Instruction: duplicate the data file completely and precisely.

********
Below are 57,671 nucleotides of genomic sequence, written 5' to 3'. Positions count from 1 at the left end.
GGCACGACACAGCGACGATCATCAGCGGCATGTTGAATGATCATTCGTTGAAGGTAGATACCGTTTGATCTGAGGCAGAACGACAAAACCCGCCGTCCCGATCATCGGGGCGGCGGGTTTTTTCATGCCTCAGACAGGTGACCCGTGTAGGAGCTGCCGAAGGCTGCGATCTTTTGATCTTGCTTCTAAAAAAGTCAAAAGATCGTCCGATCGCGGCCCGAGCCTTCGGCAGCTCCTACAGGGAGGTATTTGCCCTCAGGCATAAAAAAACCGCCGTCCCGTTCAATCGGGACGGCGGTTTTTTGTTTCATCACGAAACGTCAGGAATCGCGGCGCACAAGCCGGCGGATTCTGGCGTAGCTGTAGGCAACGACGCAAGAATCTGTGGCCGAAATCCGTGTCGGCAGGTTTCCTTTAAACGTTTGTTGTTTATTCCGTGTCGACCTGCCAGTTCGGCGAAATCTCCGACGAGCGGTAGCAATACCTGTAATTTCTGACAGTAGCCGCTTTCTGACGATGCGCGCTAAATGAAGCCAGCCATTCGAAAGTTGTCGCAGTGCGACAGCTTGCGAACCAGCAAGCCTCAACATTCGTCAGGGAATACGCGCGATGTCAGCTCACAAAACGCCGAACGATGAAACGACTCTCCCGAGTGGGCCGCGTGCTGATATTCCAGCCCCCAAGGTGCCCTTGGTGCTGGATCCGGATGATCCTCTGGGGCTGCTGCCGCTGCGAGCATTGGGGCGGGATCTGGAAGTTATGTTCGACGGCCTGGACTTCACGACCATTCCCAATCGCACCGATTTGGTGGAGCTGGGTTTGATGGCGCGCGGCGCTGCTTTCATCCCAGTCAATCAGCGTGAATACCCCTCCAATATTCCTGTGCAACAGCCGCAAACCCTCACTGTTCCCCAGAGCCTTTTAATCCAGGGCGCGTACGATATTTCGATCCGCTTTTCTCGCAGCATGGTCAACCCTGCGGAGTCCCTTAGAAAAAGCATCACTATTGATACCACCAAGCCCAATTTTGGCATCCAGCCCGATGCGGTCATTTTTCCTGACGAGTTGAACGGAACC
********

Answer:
Below are 57,671 nucleotides of genomic sequence, written 5' to 3'. Positions count from 1 at the left end.
GGCACGACACAGCGACGATCATCAGCGGCATGTTGAATGATCATTCGTTGAAGGTAGATACCGTTTGATCTGAGGCAGAACGACAAAACCCGCCGTCCCGATCATCGGGGCGGCGGGTTTTTTCATGCCTCAGACAGGTGACCCGTGTAGGAGCTGCCGAAGGCTGCGATCTTTTGATCTTGCTTCTAAAAAAGTCAAAAGATCGTCCGATCGCGGCCCGAGCCTTCGGCAGCTCCTACAGGGAGGTATTTGCCCTCAGGCATAAAAAAACCGCCGTCCCGTTCAATCGGGACGGCGGTTTTTTGTTTCATCACGAAACGTCAGGAATCGCGGCGCACAAGCCGGCGGATTCTGGCGTAGCTGTAGGCAACGACGCAAGAATCTGTGGCCGAAATCCGTGTCGGCAGGTTTCCTTTAAACGTTTGTTGTTTATTCCGTGTCGACCTGCCAGTTCGGCGAAATCTCCGACGAGCGGTAGCAATACCTGTAATTTCTGACAGTAGCCGCTTTCTGACGATGCGCGCTAAATGAAGCCAGCCATTCGAAAGTTGTCGCAGTGCGACAGCTTGCGAACCAGCAAGCCTCAACATTCGTCAGGGAATACGCGCGATGTCAGCTCACAAAACGCCGAACGATGAAACGACTCTCCCGAGTGGGCCGCGTGCTGATATTCCAGCCCCCAAGGTGCCCTTGGTGCTGGATCCGGATGATCCTCTGGGGCTGCTGCCGCTGCGAGCATTGGGGCGGGATCTGGAAGTTATGTTCGACGGCCTGGACTTCACGACCATTCCCAATCGCACCGATTTGGTGGAGCTGGGTTTGATGGCGCGCGGCGCTGCTTTCATCCCAGTCAATCAGCGTGAATACCCCTCCAATATTCCTGTGCAACAGCCGCAAACCCTCACTGTTCCCCAGAGCCTTTTAATCCAGGGCGCGTACGATATTTCGATCCGCTTTTCTCGCAGCATGGTCAACCCTGCGGAGTCCCTTAGAAAAAGCATCACTATTGATACCACCAAGCCCAATTTTGGCATCCAGCCCGATGCGGTCATTTTTCCTGACGAGTTGAACGGAACC